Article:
After initial training, the coders can perform multiple rounds of independent searching and critiques. Their training should emphasize how to think like an investigator and track down leads. For instance, they should be intimately familiar with case files so that when they come across buried information (for example, a prior conviction), they can use it as a lead to get more information. The coders should also meet frequently to discuss questions and have regular meetings with the research team to address any issues that arise.

The meeting participants acknowledged the time and resources needed to conduct this type of research and suggested training a large team, if possible. Depending on an organization’s resources, they noted that the coding team could consist of interns, research assistants, graduate students, or contract staff. Another possible solution is using technology — such as machine learning, web crawlers, and textual analysis programs — to identify incidents. The participants discussed bringing computer scientists into the conversation and merging social science and computer science to make the process more effective. The field of computational social science offers promise for applying new methods of analyzing complex social science problems in dynamic social systems and complex organizations. These can include the dynamics of epidemics or social movements, among others.[15]

Coding Cases

Coding must be conducted effectively, reliably, and accurately. The meeting participants said that to overcome subjective judgment in the coding process, the research team must establish clear codebook guidelines with thorough instructions. Setting a goal (for example, number of cases per a specific period) is also helpful.

Setting a range of possible data values in the data collection tool can help reduce data entry errors. Practicing version control (that is, having only one master file) also preserves data accuracy. The participants said that quality control and data tests are necessary and reiterated that researchers can use multiple sources to corroborate and triangulate information. The participants also suggested double- or triple-coding at least 25% of the cases to check intercoder reliability. This will allow the team to reconcile disagreements and modify the codebook if needed.

Another important aspect to consider when coding cases is to account for the time that has elapsed between the incident and coding. The workflow may not be in “real time,” so monitoring any updates to the case — including corrections made to initial codes based on new information — is crucial. Data must go through layers of fact-checking and independent coding to ensure accuracy.

Quality Control and Data Testing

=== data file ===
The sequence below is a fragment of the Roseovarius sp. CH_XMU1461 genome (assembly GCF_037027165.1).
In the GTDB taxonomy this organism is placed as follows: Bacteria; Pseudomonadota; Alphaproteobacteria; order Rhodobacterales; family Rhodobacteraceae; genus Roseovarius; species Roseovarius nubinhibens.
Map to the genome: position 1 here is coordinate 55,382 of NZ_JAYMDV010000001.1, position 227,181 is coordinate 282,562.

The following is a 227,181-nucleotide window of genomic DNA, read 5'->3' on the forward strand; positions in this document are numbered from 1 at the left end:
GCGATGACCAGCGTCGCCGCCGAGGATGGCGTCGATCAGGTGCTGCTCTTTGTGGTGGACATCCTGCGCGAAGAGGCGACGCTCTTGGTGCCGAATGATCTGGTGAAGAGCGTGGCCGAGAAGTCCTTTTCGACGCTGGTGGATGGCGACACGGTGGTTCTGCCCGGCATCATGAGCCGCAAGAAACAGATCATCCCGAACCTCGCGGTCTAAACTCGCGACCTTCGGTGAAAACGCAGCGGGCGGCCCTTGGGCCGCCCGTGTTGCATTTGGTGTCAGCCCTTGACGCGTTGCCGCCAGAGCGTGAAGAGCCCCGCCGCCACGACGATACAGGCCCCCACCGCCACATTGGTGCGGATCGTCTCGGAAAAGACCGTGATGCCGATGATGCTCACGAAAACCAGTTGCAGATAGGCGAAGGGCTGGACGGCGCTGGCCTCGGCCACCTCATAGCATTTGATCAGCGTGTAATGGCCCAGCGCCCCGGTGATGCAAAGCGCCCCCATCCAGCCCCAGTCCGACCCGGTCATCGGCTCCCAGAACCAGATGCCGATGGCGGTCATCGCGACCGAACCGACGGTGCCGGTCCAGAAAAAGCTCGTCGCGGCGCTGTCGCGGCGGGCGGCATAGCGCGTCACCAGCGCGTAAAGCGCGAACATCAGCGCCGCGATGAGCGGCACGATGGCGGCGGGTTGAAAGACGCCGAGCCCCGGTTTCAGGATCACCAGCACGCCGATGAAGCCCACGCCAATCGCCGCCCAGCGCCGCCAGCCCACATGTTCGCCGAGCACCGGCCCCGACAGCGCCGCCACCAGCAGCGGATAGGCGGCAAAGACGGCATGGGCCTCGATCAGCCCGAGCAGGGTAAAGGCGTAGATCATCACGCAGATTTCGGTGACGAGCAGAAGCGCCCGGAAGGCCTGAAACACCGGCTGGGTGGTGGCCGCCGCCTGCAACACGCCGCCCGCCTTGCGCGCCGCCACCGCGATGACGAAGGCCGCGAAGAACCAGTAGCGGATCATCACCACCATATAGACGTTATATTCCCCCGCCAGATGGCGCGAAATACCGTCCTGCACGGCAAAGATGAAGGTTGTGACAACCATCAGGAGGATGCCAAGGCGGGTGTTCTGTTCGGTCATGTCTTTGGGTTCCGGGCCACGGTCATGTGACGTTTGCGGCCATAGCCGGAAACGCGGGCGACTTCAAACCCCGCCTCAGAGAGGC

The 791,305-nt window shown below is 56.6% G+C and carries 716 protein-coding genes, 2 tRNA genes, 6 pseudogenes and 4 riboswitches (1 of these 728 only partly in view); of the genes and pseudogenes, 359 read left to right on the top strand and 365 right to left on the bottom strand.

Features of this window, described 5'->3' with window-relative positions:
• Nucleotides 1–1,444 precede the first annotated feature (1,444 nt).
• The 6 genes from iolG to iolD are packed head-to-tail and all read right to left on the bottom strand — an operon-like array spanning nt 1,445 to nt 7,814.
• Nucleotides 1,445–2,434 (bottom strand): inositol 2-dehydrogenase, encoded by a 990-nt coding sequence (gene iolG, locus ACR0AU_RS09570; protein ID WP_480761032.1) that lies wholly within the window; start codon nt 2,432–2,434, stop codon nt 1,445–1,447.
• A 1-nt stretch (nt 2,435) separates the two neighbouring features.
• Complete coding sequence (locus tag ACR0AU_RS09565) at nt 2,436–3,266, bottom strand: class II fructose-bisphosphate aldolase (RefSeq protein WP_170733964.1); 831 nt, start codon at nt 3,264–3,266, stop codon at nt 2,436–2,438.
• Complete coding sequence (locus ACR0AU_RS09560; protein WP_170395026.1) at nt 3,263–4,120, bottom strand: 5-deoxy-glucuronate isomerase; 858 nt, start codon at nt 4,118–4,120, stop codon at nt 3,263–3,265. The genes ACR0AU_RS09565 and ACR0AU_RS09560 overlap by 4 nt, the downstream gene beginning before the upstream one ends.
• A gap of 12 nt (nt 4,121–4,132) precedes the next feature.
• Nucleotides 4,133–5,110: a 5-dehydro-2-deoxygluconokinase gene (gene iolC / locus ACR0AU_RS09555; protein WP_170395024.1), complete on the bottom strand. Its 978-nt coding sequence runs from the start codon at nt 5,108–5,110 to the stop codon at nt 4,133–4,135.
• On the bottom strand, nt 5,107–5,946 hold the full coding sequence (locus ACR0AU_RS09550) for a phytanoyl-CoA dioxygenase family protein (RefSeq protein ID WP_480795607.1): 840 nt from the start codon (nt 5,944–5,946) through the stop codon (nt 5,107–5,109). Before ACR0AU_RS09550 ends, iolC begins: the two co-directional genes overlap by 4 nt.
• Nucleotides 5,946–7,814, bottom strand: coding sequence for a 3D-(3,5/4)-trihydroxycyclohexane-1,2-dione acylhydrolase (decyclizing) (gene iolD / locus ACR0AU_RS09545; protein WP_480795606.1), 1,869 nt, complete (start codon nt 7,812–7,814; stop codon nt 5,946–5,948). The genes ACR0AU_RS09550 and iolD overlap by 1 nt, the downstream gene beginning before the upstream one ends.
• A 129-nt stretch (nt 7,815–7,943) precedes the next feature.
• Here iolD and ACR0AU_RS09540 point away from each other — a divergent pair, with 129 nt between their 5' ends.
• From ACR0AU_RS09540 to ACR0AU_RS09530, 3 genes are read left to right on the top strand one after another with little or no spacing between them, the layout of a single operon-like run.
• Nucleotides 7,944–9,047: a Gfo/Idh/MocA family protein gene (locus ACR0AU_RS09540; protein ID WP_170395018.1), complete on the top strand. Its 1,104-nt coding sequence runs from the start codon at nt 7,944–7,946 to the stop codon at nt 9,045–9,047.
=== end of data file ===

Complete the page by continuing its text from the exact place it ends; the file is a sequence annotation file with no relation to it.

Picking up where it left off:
The research team should incorporate quality control and data testing from the start — for example, double coding, preliminary analyses to look for logical impossibilities, and having multiple people check for errors.

The meeting participants underscored the issue of missing data, as there is a difference between missing variables and no information found. For example, some variables have a higher likelihood of leaving a paper trail (such as military records) compared with variables that are harder to determine (such as substance use). To adequately address this challenge, the participants said that the research team should create a plan for dealing with missing data and follow it consistently.

The research team must collaborate closely with the coding team to work through difficult cases. After the coders review a file and conduct targeted searches to fill in missing values, the research team should assess the type and number of documents reviewed in the search file. Nevertheless, some values will always be missing. A different coder must then confirm values and conduct a final targeted search to fill in missing data, while also flagging any reliability concerns. As new information comes out (for example, in a book written years after the event), the research team must ask coders to reevaluate the data and make any necessary changes.


The participants discussed ways to communicate findings to multiple audiences, including academics, practitioners (such as law enforcement), and policymakers — something the participants agreed has become increasingly more difficult in recent years. They added that data dissemination often receives inadequate attention until too late, yet it is key to avoiding data misuse and misinterpretation.

The media is a primary (although imperfect) vehicle to get messages to the public. The participants acknowledged that there is no quick way to explain the process of creating a database. However, they recommended highlighting the three or four most important data pieces, saying this strategy can help prevent misinterpretation.

Several participants also suggested that when working with the media, researchers should:

  • Clearly explain how the data can and cannot be used and the limitations of the data.
  • Make the data available through multiple outlets.